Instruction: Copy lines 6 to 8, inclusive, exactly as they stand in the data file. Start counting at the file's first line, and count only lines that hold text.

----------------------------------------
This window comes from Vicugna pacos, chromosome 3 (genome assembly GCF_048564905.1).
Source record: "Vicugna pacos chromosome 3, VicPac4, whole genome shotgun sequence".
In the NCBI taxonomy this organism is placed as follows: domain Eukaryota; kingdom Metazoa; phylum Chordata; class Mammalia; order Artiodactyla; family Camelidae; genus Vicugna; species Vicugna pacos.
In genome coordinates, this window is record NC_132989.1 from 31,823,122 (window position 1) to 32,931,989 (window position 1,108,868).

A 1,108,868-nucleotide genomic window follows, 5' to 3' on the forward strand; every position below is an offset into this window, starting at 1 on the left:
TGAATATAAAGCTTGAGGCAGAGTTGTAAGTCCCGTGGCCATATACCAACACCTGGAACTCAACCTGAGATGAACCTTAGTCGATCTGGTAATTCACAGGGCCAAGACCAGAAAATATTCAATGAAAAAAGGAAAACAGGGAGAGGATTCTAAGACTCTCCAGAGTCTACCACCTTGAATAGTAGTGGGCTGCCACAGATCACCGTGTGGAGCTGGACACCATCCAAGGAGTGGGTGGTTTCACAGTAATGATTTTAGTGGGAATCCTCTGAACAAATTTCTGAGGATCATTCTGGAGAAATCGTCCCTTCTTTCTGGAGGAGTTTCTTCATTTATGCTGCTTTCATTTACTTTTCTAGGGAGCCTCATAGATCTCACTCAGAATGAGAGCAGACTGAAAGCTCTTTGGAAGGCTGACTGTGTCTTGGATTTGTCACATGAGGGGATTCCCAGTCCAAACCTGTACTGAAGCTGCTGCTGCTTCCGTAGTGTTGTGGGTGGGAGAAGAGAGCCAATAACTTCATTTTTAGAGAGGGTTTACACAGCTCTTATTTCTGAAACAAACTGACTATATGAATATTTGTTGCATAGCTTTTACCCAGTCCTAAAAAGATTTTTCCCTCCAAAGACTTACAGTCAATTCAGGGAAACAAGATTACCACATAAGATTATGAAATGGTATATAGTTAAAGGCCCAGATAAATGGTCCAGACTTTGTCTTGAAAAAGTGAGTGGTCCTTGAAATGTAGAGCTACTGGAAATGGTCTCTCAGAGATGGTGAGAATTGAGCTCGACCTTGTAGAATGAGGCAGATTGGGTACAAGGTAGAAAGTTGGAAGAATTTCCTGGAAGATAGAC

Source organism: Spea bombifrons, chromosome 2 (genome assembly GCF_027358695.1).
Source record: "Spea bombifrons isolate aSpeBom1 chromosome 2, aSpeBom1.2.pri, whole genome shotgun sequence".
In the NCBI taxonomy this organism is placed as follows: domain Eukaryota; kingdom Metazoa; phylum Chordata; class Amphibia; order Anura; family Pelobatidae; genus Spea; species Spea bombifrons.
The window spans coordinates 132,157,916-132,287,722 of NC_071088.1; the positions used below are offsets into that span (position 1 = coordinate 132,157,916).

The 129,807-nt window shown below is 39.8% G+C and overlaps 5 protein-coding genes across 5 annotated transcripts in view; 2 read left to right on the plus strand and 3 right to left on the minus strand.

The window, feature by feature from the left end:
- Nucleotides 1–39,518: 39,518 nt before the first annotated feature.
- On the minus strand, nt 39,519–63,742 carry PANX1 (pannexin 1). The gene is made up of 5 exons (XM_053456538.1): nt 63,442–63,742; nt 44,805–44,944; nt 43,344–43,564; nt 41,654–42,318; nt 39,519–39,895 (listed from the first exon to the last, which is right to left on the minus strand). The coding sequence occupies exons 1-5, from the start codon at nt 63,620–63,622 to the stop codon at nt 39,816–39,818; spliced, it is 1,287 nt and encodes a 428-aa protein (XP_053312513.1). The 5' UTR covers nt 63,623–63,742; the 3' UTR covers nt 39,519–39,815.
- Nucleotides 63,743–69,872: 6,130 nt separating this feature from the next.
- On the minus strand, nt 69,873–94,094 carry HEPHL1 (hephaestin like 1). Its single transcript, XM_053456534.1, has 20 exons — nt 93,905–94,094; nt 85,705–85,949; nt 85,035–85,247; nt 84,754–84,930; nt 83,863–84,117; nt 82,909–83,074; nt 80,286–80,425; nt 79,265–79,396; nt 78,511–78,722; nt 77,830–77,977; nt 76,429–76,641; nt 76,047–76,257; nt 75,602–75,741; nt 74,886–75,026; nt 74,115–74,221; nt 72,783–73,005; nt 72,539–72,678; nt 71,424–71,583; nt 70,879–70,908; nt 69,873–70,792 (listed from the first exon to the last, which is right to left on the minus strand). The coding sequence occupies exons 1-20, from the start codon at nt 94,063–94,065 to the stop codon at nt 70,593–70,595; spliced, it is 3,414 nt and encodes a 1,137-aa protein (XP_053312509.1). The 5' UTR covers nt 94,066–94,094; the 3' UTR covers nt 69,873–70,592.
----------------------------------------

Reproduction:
TGAATATAAAGCTTGAGGCAGAGTTGTAAGTCCCGTGGCCATATACCAACACCTGGAACTCAACCTGAGATGAACCTTAGTCGATCTGGTAATTCACAGGGCCAAGACCAGAAAATATTCAATGAAAAAAGGAAAACAGGGAGAGGATTCTAAGACTCTCCAGAGTCTACCACCTTGAATAGTAGTGGGCTGCCACAGATCACCGTGTGGAGCTGGACACCATCCAAGGAGTGGGTGGTTTCACAGTAATGATTTTAGTGGGAATCCTCTGAACAAATTTCTGAGGATCATTCTGGAGAAATCGTCCCTTCTTTCTGGAGGAGTTTCTTCATTTATGCTGCTTTCATTTACTTTTCTAGGGAGCCTCATAGATCTCACTCAGAATGAGAGCAGACTGAAAGCTCTTTGGAAGGCTGACTGTGTCTTGGATTTGTCACATGAGGGGATTCCCAGTCCAAACCTGTACTGAAGCTGCTGCTGCTTCCGTAGTGTTGTGGGTGGGAGAAGAGAGCCAATAACTTCATTTTTAGAGAGGGTTTACACAGCTCTTATTTCTGAAACAAACTGACTATATGAATATTTGTTGCATAGCTTTTACCCAGTCCTAAAAAGATTTTTCCCTCCAAAGACTTACAGTCAATTCAGGGAAACAAGATTACCACATAAGATTATGAAATGGTATATAGTTAAAGGCCCAGATAAATGGTCCAGACTTTGTCTTGAAAAAGTGAGTGGTCCTTGAAATGTAGAGCTACTGGAAATGGTCTCTCAGAGATGGTGAGAATTGAGCTCGACCTTGTAGAATGAGGCAGATTGGGTACAAGGTAGAAAGTTGGAAGAATTTCCTGGAAGATAGAC

Source organism: Spea bombifrons, chromosome 2 (genome assembly GCF_027358695.1).
Source record: "Spea bombifrons isolate aSpeBom1 chromosome 2, aSpeBom1.2.pri, whole genome shotgun sequence".